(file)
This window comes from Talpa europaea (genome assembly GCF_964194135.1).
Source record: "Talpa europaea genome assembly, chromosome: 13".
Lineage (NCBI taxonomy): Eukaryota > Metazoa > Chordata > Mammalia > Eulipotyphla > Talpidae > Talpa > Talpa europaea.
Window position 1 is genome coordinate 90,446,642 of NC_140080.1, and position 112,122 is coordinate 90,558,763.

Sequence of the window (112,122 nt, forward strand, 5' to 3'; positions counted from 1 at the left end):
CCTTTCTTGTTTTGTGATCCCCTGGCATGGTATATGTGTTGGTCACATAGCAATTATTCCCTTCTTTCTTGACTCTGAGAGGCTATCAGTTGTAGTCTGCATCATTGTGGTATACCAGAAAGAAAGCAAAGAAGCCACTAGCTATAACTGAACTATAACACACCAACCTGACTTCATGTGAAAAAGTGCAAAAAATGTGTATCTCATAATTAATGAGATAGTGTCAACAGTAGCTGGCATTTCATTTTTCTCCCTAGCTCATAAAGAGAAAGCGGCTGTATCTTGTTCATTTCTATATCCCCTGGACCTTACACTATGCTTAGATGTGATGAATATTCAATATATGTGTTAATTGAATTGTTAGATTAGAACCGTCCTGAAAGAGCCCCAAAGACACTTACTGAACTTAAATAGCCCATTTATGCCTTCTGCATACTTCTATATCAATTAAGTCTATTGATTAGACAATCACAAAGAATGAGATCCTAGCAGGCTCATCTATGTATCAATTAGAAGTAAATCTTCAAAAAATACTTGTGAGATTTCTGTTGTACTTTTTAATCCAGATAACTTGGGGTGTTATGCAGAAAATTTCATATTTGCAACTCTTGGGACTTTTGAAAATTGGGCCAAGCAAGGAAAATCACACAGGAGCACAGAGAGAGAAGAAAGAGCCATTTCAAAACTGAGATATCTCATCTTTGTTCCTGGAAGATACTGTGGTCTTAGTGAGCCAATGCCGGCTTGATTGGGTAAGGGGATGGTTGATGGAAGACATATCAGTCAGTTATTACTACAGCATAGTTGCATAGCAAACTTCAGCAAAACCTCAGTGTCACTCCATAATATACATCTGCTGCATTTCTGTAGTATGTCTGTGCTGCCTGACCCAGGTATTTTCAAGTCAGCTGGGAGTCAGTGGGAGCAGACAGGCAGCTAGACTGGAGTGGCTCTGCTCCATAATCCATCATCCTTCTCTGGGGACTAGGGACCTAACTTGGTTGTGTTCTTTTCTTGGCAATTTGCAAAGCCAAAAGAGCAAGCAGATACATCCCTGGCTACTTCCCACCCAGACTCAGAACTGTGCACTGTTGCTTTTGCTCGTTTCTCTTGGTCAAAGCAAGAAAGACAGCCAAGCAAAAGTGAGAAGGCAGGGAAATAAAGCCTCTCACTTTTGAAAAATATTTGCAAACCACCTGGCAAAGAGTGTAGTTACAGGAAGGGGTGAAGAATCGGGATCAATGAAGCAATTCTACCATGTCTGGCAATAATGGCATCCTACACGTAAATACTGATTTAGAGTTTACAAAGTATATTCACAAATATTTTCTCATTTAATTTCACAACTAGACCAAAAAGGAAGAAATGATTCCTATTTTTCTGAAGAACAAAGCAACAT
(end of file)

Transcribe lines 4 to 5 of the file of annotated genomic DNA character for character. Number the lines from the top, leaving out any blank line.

Window position 1 is genome coordinate 90,446,642 of NC_140080.1, and position 112,122 is coordinate 90,558,763.

Sequence of the window (112,122 nt, forward strand, 5' to 3'; positions counted from 1 at the left end):